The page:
Scrolling Behavior

On macOS, two-finger scrolling is constrained to 90° angles - the scroll is rounded off to the nearest cardinal direction. As a side effect, scrolling very near a 45° diagonal results in a "stairstep" movement if the scroll wanders back and forth between the two directions.

(Strangely, I never noticed this before, despite using Mac touchpads for over a decade.)

Physical clicks

MacOS behavior when the clickpad is physically pressed follows logically from the thumb detection described above:

  • If one or more touches exist above the clicking thumb, the thumb becomes a "temporary thumb" and does not count toward clickfinger.
  • If two or three fingers click side-by-side (anywhere on the touchpad), no thumb is detected and all touches count toward clickfinger.
  • Two fingers must be within 50mm horizontally to count as a right-click.
  • Two fingers must be within 35mm vertically to count as a right-click.
  • HW thumb detection prevents a finger + a thumb from counting as a right-click (even if the touches are very close); it counts as a left-click instead.
  • In the event of a physical right-click-drag with two fingers but without a thumb, upon clickpad physical button press, both fingers control the cursor together, apparently without changing thumb state (like tp_get_combined_touches_delta?) but without triggering a scroll gesture.
  • MacOS does not support a 3-finger middle click. IF a physical middle-click with three fingers is attempted, a left-click occurs. If a physical middle-click-drag with 3 fingers and no thumb is attempted, a 3-finger swipe or pinch gesture initiates.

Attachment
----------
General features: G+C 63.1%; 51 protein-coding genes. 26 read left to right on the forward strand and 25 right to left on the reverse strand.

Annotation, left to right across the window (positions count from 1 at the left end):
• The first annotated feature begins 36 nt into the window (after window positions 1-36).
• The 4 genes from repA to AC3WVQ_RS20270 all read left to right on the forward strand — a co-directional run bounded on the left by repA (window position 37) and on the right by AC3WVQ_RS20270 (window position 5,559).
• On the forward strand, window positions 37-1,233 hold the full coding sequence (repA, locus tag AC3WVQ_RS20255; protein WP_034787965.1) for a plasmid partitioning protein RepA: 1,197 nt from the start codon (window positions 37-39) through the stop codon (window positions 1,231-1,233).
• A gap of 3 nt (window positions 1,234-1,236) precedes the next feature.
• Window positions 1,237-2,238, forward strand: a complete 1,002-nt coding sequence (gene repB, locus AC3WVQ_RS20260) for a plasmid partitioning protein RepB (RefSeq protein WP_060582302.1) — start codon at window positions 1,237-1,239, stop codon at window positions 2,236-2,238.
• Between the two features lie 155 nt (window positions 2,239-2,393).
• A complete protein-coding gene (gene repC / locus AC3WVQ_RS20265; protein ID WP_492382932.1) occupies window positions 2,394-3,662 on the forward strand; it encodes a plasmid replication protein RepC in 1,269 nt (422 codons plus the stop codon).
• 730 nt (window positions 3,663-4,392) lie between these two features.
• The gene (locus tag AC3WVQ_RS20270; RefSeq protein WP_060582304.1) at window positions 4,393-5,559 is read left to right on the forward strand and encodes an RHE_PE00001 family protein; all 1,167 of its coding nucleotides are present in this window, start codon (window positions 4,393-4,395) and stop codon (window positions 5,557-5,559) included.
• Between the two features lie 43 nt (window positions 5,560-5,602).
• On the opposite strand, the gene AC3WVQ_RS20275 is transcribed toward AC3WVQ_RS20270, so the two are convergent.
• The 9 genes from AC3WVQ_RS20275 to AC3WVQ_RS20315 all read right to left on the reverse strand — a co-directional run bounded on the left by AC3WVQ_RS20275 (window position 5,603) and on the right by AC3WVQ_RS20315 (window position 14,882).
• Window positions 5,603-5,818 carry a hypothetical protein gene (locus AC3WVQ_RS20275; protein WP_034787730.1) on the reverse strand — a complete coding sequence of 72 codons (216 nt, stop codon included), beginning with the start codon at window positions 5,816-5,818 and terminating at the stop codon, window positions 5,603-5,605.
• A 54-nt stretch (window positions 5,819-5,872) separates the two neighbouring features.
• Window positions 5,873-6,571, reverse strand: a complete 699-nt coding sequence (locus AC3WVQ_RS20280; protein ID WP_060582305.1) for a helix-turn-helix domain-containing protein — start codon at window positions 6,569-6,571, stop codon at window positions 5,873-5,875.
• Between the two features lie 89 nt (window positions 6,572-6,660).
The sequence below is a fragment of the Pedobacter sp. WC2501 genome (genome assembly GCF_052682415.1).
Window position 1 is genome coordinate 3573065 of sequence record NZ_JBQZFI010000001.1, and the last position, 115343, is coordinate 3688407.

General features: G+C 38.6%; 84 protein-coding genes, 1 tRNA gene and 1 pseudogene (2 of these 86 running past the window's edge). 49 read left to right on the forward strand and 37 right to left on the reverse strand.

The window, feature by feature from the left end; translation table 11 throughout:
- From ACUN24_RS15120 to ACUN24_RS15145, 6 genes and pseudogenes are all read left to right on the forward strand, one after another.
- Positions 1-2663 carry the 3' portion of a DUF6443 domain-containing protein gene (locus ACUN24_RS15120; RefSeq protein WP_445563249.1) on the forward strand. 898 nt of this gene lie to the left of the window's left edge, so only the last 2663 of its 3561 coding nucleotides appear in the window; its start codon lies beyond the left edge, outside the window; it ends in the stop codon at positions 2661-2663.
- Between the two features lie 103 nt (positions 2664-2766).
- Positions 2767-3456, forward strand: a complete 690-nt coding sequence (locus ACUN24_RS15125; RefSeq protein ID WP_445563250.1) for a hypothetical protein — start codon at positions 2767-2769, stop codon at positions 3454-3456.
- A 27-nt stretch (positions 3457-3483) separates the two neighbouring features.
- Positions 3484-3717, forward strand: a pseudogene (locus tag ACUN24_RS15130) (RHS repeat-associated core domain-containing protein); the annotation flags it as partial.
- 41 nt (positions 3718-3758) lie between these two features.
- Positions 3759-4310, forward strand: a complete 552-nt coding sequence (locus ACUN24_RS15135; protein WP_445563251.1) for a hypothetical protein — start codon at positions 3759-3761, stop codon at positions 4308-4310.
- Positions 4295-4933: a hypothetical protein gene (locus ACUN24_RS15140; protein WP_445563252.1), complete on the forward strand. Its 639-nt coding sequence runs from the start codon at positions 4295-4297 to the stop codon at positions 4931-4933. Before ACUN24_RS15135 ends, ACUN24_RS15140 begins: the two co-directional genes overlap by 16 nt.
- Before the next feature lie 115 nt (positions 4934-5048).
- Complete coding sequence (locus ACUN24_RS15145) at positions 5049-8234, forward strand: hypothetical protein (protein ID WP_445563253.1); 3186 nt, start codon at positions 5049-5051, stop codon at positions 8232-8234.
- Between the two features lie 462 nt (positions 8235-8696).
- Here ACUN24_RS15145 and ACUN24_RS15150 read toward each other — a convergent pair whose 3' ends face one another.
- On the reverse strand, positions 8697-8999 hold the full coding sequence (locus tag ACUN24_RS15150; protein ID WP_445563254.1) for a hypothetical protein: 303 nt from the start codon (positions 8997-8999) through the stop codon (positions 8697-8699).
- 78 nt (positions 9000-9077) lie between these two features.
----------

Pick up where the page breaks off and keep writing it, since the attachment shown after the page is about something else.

Recommendation: Don't follow MacOS on the 3-finger clicks; keep the ability to middle-click. On a physical click with 2-3 fingers but no thumb, temporarily disable scroll, swipe, and pinch gestures.

Gestures with physical button down

  • 2+ finger gestures are allowed, and behave the same, with the clickpad button down
  • The other thumb-detection logic keeps the behavior predictable in this case:
    • A moving thumb can be used to drag things at first
    • If the thumb is below the upper_thumb_line, it's hard to move accidentally because of the speed threshold
    • If moving fingers become involved, the thumb will become (temporarily, then permanently) a thumb
    • Two or three fingers above the thumb will affect the thumb's state in the same way as a single finger

Tap-to-click

  • Two fingers must be within 50mm horizontally to count as a right-click.
  • Two fingers must be within 35mm vertically to count as a right-click.
  • HW thumb detection causes a thumb + finger tap-to-click to be completely ignored when next to each other (no click).
    • If the thumb is lower than the other touch, it counts as a left-click.
  • MacOS does not support three-finger middle-clicks, but can enable a "look up" feature when tapping with three fingers.
  • Three fingers can count as a special click even when spaced across the entire touchpad horizontally (approx. 100mm).
  • Three fingers can count as a special click even when spaced across the entire touchpad vertically (approx. 70mm).
  • HW thumb detection causes a thumb + two fingers tap-to-click to be completely ignored when in a horizontal row (no click).
    • If the thumb is lower than the other touches, it counts as a right-click.
  • Tapping with a thumb works only when the thumb is the only active touch, AND there is no other "permanently dead" thumb on the TP.
  • Attempting to steer the cursor with a thumb, and tap with a finger, leads to predictably counterproductive results as expected from "Two Strikes" thumb detection.

Configurable Options

  • On macOS right click can be set to:
    • Click or tap with two fingers
    • Click in bottom right corner
    • Click in bottom left corner
  • When one of the latter two options is chosen, thumb detection is the same as the first option.
  • The secondary-click area on the lower left or right of the touchpad is less than 50% of the touchpad width - more like 30% of the width, or 30mm, whichever is smaller.